Okay. As a believer in the social contract and the notion that we are all in this together, and as someone who knows from first-hand experience that giving to others, contributing to them and helping them succeed are, above all else, the things that make life truly meaningful and great – as this kind of person, I knew fairly quickly that Ayn Rand’s “Objectivism” was anathema to my nature. And ironically, those who choose her as their guiding light, those who swallow her simplistic snow job of rugged individualism, the power of the will, the joys of not caring about or even considering others as we strive to attain our goals – these people nearly always struck me as social misfits, fanatics and, well, kind of creepy. (A lot of engineers I knew in Silicon Valley were Randian purists who met all these criteria.) They include, of course, the likes of Rush Limbaugh and Glen Beck, whose primary message is that “they” – those who are not Randian uebermenschen – want to take away what is rightfully “ours,” and that giving is a sign of weakness, and that we must engage in a constant struggle against the leeches, the Ellsworth Tooeys.

Which is all just a run-up to an article I read today, a superb review by the talented Jonathan Chait of some new biographies of Ayn Rand that helped me better understand just how vile and fraught with hypocrisy her “Objectivism” is. It is wonderfully relevant to the current political climate. It is wonderful reading, not just for insights into Rand’s intellectual dishonesty but into the current right-wing hysteria over healthcare. Just a brief snip (and this is kind of random – it’s all great reading):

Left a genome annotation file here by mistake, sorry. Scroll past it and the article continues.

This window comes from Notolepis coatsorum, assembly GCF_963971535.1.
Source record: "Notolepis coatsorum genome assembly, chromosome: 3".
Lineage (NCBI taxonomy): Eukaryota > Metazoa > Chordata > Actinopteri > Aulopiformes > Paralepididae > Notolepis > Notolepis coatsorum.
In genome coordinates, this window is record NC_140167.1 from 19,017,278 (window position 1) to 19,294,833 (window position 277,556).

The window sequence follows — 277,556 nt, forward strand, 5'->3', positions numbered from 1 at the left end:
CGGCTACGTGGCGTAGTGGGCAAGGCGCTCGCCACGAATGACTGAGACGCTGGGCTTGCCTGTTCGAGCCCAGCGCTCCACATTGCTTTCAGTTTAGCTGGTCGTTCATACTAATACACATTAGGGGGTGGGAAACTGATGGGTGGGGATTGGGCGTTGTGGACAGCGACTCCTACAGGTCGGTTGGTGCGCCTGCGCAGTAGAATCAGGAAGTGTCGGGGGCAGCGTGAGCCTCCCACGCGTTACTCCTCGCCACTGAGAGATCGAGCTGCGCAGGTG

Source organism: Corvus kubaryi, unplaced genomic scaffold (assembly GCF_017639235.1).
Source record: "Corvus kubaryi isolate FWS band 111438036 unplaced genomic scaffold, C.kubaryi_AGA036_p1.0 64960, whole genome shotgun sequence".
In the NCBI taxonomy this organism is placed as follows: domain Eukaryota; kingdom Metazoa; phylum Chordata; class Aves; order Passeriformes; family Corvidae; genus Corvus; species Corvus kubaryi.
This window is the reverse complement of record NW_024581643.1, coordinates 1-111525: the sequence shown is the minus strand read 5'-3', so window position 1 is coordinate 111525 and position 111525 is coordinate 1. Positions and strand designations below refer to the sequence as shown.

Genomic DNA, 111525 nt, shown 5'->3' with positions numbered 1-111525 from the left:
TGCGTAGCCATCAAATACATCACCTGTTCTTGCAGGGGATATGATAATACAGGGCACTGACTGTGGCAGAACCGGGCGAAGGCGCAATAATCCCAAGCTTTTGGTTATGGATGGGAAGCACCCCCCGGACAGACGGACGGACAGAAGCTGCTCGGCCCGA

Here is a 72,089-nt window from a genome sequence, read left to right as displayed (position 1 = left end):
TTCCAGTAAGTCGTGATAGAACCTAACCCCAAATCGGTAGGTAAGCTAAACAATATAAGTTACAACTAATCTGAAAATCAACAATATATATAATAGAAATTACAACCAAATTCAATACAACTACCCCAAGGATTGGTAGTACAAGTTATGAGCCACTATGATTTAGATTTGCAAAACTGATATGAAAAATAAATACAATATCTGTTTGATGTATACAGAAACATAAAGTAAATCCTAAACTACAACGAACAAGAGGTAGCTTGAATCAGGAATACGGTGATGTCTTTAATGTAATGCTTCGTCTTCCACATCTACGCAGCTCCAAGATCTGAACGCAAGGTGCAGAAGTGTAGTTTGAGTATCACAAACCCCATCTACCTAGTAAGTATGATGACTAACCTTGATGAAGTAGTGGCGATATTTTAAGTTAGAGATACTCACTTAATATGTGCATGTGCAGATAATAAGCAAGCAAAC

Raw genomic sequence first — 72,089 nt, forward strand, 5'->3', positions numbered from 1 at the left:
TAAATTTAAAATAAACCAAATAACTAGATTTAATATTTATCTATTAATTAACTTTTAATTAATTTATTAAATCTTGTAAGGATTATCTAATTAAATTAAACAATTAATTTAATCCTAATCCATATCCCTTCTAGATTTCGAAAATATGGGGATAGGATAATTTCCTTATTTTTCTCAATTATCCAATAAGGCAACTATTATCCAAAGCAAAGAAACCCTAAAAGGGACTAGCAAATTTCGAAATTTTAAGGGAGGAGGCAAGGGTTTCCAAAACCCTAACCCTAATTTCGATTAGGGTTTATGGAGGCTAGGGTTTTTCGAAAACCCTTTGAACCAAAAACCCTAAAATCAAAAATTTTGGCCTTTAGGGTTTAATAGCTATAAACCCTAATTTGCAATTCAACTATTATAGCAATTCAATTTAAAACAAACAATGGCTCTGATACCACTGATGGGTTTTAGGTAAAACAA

For conservatives, the causal connection between virtue and success is not merely ideological, it is also deeply personal. It forms the basis of their admiration of themselves. If you ask a rich person whether he ascribes his success to good fortune or his own merit, the answer will probably tell you whether that person inhabits the economic left or the economic right. Rand held up her own meteoric rise from penniless immigrant to wealthy author as a case study of the individualist ethos. “No one helped me,” she wrote, “nor did I think at any time that it was anyone’s duty to help me.”

But this was false. Rand spent her first months in this country subsisting on loans from relatives in Chicago, which she promised to repay lavishly when she struck it rich. (She reneged, never speaking to her Chicago family again.)….

The final feature of Randian thought that has come to dominate the right is its apocalyptic thinking about redistribution. Rand taught hysteria. The expressions of terror at the “confiscation” and “looting” of wealth, and the loose talk of the rich going on strike, stands in sharp contrast to the decidedly non-Bolshevik measures that they claim to describe. The reality of the contemporary United States is that, even as income inequality has exploded, the average tax rate paid by the top 1 percent has fallen by about one-third over the last twenty-five years. Again: it has fallen. The rich have gotten unimaginably richer, and at the same time their tax burden has dropped significantly. And yet conservatives routinely describe this state of affairs as intolerably oppressive to the rich. Since the share of the national income accruing to the rich has grown faster than their average tax rate has shrunk, they have paid an ever-rising share of the federal tax burden. This is the fact that so vexes the right.